Mountain Views News, Combined Edition Saturday, August 12, 2023

MVNews this week:  Page 3


Mountain View News Saturday, August 12, 2023 


by Deanne Davis


By Kellie Strubinski 

The Sierra Madre Rotary Club held their weekly 
meeting at the British Home in Sierra Madre on July 
25th. The speaker was Alyce Stevens Rohrer, a 101 
year old resident and WWII pilot.

Alyce shared her inspirational life story and her experience 
as a Woman Airforce Service Pilot (WASP) 
during WWII. She was born in 1922 and wanted to 
fly from the time she was a young girl. After high 
school instead of attending college, she followed her passion and got a job as a typist to pay for her 
flying lessons.


Due to a shortage of qualified pilots during WWII, the WASP program was created by the US 
Military. Women pilots were trained and used to assist in testing planes, ferrying planes and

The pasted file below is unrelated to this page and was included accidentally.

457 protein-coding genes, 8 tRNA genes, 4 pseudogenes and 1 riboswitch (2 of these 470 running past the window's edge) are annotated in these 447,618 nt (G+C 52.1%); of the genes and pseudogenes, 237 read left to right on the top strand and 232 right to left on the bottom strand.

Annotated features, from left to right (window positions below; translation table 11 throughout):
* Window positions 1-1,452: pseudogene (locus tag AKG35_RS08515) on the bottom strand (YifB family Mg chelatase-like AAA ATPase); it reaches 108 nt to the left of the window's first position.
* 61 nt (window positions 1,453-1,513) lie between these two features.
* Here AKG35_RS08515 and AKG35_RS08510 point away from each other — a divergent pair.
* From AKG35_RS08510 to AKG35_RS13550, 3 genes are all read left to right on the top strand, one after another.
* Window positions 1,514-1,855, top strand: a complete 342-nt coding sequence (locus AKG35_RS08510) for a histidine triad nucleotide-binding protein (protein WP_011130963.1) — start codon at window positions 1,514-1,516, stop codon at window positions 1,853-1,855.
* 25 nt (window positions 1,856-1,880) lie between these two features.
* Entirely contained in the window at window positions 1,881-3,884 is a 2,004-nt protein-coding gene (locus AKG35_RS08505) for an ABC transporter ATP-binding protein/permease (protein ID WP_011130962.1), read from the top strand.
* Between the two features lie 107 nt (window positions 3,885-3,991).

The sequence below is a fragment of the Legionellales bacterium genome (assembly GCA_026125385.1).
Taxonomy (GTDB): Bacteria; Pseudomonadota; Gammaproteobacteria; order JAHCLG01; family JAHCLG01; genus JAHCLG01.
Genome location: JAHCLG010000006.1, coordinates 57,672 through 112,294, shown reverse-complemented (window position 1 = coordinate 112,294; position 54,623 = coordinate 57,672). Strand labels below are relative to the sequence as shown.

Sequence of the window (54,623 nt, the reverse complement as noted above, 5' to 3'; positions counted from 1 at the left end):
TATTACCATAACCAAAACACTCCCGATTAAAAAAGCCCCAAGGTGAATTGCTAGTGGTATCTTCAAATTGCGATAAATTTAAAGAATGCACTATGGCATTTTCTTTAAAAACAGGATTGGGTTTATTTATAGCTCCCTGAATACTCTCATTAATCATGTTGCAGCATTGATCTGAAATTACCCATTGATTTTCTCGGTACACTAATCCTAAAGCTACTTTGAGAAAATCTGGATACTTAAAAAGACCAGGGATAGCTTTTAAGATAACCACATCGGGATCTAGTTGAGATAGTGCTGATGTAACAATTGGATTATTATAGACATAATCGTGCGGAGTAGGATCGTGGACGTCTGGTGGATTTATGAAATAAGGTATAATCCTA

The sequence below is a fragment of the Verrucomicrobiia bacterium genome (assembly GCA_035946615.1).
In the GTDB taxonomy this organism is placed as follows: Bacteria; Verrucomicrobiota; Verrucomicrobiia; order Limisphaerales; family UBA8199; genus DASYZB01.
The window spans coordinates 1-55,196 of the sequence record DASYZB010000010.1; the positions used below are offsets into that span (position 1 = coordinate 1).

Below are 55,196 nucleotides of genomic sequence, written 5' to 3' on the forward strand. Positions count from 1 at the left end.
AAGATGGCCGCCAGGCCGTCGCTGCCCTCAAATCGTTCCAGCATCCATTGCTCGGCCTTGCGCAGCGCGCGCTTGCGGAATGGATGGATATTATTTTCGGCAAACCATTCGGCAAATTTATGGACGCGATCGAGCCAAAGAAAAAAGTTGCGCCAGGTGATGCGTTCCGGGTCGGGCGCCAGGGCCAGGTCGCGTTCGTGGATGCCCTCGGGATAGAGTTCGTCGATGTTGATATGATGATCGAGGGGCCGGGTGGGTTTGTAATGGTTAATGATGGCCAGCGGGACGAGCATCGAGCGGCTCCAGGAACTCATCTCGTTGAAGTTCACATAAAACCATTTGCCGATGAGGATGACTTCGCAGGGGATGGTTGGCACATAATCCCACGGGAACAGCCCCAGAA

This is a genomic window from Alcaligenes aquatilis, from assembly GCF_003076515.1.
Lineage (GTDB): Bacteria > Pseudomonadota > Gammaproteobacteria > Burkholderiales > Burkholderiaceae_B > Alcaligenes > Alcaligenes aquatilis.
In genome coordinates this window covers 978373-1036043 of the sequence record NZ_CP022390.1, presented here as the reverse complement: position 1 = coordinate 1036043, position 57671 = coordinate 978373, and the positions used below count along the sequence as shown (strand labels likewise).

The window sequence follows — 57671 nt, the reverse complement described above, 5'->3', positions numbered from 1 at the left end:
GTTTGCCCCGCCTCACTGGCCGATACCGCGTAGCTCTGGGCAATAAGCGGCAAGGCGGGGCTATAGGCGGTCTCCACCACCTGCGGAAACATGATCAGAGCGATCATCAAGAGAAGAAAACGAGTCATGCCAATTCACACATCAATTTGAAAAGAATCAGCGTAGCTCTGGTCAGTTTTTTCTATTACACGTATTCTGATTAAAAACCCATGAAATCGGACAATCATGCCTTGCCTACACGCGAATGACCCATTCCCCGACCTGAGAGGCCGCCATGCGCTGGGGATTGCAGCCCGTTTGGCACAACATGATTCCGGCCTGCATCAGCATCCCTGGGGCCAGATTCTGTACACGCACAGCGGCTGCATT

providing shuttle services to non-flying personnel. At 18 years of age, Alyce applied to the WASP 
program and was accepted. The program was stationed in a small town, Sweetwater, Texas. She 
learned to dive, roll and twirl planes as a test pilot. She became a highly valued and re-spected 
pilot asked to shuttle high level personnel to different destinations in the US.

All of the women in the program were considered civilians during their service. When they were 
recruited, they were told they would be militarized. After the war was over the woman were sent 
home. It was not until 1975 that the women were recognized as military personnel. In 2010 they 
were honored in Washington D.C. with the Congressional Medal of Honor.